China’s government has boosted its plan to support farmers by buying an extra 20 million tonnes of corn, tripling its commitment, the State Administration of Grain said Dec. 24.
The increase will help “stabilize grain prices and protect farmers’ incomes,” it said on its website www.chinagrain.gov.cn.
The purchases, the third round of buying after this year’s record domestic grain harvest, would continue in four provinces in the northeast and will end by end April, the bureau said.
It will increase purchases in Jilin, the largest corn area, by 8.7 million tonnes and by 4.5 million tonnes in Heilongjiang.
Heilongjiang’s grain bureau said Beijing’s purchases in the province, which total 7.1 million tonnes of corn as well as earlier purchases of rice and soybeans, would “basically meet the farmers’ needs to sell their extra grains” and “effectively resolve the problem for farmers in selling their grains.”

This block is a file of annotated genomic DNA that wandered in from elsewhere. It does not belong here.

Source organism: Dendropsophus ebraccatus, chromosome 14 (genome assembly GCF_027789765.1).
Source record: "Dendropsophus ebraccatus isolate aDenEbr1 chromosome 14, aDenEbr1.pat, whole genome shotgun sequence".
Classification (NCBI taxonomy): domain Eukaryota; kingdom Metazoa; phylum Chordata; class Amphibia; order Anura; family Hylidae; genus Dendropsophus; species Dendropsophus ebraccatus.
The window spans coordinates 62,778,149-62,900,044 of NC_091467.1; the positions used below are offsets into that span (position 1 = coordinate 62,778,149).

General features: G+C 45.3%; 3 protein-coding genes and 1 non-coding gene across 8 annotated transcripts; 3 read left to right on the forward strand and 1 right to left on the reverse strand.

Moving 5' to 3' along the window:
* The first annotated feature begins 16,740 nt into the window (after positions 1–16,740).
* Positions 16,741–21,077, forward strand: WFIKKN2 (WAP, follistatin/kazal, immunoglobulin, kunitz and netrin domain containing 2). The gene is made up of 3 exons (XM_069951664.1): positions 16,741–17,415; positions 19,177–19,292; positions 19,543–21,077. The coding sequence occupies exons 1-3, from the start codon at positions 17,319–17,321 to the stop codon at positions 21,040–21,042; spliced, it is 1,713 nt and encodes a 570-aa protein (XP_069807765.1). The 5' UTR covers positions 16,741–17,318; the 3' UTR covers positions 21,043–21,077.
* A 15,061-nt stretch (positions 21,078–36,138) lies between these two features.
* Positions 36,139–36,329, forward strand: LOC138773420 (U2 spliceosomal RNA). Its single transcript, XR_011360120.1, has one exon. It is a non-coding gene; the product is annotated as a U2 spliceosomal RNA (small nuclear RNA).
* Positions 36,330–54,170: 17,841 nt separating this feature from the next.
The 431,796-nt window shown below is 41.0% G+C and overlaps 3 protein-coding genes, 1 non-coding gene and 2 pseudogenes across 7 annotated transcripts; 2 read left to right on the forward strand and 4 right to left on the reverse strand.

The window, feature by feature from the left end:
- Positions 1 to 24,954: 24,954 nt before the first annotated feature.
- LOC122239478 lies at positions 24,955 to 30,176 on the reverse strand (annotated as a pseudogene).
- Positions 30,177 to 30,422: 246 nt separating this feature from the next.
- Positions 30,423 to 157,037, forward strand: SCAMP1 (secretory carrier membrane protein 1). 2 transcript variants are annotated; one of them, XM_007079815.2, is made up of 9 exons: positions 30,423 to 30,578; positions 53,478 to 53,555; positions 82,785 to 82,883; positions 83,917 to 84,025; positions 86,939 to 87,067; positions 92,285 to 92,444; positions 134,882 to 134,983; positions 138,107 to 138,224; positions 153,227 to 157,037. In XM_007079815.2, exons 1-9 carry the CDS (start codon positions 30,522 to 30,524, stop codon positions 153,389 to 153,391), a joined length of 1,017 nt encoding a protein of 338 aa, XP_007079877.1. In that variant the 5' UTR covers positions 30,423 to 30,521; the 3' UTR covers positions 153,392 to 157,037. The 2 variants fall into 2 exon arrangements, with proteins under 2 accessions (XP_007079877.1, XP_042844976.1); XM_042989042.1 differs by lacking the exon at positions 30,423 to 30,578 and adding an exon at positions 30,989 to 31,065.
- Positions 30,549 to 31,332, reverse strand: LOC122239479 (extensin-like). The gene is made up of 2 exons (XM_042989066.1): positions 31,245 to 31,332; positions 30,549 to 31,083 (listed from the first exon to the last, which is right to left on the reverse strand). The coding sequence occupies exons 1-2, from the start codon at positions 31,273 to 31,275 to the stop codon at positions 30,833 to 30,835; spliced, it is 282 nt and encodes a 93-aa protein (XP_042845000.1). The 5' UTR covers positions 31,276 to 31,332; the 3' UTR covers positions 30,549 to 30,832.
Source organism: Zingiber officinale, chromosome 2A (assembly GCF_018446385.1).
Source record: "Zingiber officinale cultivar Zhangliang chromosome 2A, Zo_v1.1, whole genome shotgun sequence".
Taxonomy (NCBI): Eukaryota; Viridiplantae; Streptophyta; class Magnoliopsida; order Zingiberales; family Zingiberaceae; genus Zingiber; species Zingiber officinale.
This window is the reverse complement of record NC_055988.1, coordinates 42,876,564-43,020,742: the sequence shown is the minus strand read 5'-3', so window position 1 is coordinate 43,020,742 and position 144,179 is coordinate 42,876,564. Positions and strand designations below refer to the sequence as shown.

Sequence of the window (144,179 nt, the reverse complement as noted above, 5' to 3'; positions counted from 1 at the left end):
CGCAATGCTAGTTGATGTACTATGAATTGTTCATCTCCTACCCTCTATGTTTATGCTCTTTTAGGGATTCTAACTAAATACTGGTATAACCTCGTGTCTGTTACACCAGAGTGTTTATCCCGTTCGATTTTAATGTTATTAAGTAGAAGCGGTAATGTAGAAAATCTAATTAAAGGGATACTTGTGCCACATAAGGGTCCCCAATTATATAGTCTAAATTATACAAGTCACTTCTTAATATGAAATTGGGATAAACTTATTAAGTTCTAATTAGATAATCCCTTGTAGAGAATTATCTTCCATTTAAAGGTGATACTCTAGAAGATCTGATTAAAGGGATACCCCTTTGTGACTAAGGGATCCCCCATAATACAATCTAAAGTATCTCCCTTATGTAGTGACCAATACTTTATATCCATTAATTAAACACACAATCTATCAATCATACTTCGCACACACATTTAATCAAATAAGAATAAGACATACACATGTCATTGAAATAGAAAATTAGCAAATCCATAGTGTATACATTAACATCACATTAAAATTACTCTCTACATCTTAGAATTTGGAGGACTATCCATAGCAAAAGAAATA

The extra corn purchase stirred speculation that the government may also increase purchases of domestic soybeans on top of its existing commitment of three million tonnes, but government authorities did not mention any increase for soybeans.
The extra 20 million tonnes of corn brings the total to 30 million tonnes, almost one fifth of the harvest.
Although the government’s buying plan has triggered imports of soybeans, the same outcome is unlikely for corn because imports are restricted by quotas and the government has not issued any import quotas for 2009.